Growing the working age population is key, says report
Canada’s workforce is aging, and immigration could help fix the problem, according to one expert.
By the year 2040, the old‑age dependency ratio (OADR) – the ratio of people ages 65 and over to those ages 15 to 64 – is expected to grow to about 40 per cent without immigration and to about 35 per cent if the working-age population grows at the 2015 – 2019 rate.
However, it would remain at about 27 per cent if the OADR stabilizes at 2022 level, and would drop to about 20 per cent by 2040 if the OADR falls to 1990 – 2015 average.
This suggests there may be a certain OADP that could offset the impacts of aging by growing the working‑age population, says Randall Bartlett, senior director of Canadian economics at Desjardins in his report.
The working-age population would have to grow by 2.2 per cent per year through 2040 to maintain the same ratio that existed in 2022. For the OADR to fall to 1990 – 2015 average by 2040, the working-age population growth would have to be 4.5 per cent.
"We need immigration at a relatively high rate, actually, in order to offset the economic impacts of aging -- to be able to pay for the health care that Canadian seniors are going to need," Bartlett says in a CTV News report.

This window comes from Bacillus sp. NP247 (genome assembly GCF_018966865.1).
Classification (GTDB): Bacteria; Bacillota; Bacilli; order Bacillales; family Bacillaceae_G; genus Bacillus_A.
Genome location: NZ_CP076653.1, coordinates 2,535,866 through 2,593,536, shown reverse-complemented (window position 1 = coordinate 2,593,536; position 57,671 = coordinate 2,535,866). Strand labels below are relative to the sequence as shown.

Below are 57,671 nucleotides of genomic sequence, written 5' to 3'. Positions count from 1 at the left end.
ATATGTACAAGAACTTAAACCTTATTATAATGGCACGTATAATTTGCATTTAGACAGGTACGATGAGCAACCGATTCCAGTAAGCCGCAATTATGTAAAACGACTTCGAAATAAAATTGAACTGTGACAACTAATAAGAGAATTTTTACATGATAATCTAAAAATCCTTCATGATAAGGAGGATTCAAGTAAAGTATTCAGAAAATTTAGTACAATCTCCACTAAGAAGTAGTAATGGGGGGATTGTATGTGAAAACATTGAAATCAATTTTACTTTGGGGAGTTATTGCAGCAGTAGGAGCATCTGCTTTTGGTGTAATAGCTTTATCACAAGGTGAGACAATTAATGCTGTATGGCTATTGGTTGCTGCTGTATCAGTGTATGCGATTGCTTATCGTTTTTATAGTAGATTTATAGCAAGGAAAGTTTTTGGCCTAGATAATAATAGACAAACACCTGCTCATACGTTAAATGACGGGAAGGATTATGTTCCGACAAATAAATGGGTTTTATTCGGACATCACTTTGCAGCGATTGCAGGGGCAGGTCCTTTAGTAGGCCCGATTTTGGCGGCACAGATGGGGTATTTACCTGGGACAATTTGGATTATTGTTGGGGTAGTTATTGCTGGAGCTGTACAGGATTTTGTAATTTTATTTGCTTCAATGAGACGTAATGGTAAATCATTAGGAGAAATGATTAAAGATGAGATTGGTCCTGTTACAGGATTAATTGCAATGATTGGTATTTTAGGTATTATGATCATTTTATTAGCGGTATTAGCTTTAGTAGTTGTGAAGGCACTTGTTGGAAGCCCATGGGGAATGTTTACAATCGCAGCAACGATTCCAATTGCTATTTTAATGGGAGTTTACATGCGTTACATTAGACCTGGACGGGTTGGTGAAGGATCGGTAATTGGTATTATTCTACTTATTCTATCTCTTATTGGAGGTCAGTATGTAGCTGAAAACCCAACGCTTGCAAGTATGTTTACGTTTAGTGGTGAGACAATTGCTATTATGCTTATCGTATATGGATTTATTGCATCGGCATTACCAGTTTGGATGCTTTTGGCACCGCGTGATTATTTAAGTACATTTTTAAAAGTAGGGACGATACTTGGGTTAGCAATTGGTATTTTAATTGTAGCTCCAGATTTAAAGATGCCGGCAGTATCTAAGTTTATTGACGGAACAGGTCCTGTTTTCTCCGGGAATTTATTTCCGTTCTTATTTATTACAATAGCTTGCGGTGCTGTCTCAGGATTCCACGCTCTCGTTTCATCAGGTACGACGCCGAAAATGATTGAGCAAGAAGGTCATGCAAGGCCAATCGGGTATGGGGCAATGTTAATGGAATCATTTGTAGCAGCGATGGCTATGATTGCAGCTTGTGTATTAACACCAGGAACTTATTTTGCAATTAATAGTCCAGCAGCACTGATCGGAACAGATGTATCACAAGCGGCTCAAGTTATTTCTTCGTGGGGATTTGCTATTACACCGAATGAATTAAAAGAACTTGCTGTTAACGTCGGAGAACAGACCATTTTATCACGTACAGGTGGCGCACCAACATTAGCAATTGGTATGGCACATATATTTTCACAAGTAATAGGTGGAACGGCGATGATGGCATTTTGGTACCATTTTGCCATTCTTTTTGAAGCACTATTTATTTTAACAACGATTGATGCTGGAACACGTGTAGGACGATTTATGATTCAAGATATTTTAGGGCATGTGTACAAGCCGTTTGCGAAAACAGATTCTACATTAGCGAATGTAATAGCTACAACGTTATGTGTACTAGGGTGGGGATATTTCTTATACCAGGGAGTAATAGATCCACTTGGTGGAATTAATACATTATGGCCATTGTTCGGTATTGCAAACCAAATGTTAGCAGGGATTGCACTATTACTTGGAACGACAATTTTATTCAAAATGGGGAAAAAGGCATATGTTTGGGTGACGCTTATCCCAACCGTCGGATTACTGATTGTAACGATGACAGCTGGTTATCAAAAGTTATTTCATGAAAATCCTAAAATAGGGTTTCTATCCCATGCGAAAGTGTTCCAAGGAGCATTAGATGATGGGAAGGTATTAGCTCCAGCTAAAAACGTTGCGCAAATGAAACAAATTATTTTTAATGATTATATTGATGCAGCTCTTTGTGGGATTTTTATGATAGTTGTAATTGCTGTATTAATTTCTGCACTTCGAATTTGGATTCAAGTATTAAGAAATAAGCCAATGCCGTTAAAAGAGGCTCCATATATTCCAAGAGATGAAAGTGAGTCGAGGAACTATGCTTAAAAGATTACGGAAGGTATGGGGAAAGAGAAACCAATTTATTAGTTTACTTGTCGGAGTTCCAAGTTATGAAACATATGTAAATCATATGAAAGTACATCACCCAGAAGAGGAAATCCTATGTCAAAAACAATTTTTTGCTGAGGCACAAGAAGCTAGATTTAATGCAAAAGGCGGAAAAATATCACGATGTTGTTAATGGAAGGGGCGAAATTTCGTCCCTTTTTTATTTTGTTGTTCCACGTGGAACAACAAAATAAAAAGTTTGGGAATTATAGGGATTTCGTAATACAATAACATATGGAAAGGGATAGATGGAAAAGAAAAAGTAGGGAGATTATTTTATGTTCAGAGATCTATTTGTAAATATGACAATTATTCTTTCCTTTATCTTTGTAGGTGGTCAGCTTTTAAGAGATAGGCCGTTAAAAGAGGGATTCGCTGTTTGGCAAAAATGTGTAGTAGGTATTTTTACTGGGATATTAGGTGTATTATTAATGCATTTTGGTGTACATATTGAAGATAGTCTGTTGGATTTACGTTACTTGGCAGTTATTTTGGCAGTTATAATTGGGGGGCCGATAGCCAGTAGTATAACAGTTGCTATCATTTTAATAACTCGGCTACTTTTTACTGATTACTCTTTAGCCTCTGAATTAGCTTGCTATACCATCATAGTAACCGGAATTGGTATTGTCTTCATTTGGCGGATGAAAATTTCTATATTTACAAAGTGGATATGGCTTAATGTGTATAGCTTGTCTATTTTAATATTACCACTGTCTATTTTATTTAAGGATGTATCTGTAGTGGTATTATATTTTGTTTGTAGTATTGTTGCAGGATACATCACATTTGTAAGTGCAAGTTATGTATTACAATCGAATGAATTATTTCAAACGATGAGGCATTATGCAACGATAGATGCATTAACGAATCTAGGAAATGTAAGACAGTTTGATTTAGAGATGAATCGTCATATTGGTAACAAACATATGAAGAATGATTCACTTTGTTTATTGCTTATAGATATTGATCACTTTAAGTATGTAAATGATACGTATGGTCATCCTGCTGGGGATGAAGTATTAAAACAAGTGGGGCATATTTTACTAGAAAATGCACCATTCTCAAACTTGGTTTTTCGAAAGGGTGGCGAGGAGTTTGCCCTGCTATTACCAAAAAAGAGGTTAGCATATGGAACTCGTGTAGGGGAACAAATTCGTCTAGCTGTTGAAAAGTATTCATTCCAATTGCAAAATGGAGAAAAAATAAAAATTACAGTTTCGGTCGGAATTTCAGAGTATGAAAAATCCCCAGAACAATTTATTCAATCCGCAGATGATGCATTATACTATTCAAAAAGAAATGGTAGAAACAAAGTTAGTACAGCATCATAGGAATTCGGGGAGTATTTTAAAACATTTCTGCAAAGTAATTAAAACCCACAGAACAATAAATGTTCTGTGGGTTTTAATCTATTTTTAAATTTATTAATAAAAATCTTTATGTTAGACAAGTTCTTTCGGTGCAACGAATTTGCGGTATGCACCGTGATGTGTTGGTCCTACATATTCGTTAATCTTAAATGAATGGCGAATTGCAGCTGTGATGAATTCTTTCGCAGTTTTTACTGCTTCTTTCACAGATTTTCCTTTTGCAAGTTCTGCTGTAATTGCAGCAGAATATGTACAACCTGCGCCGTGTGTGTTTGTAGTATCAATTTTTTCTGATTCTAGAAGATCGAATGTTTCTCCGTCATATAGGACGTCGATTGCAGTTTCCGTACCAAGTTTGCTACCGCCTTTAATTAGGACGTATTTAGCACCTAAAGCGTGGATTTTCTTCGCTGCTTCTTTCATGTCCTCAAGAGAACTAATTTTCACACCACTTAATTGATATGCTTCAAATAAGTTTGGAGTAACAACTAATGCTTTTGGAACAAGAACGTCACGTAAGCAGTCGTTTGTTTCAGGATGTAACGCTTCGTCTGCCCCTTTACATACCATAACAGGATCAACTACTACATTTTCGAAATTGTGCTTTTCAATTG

In a 2022 report, Statistics Canada (StatCan) noted that 64.8 per cent of the Canadian population are in the working age, ages 15 to 64. However, 21.8 per cent of them are now aged 55 to 64 – an all-time high in the history of Canadian censuses.
Importance of immigration
The number of job vacancies was nearly 800,000 in April 2023, below the more than one million vacancies in the first half of 2022. That, however, is still well above the 2019 figure, which was just shy of 550,000, notes Bartlett.
And while the number of unemployed people per job vacancy has trended higher over the past year to a seasonally adjusted 1.3, it remains well below the 2.2 average in 2019.
“Notably, without the recent surge in newcomers to Canada filling job vacancies, this ratio would be even further away from its pre‑pandemic average,” says Bartlett.
Recently, Ottawa signed a new agreement with the government of the United Kingdom that will provide more Canadian and British youth with work opportunities. The new Canada-United Kingdom (UK) Youth Mobility Arrangement provides more Canadian and British youth with work opportunities in each other’s country for a longer period of time.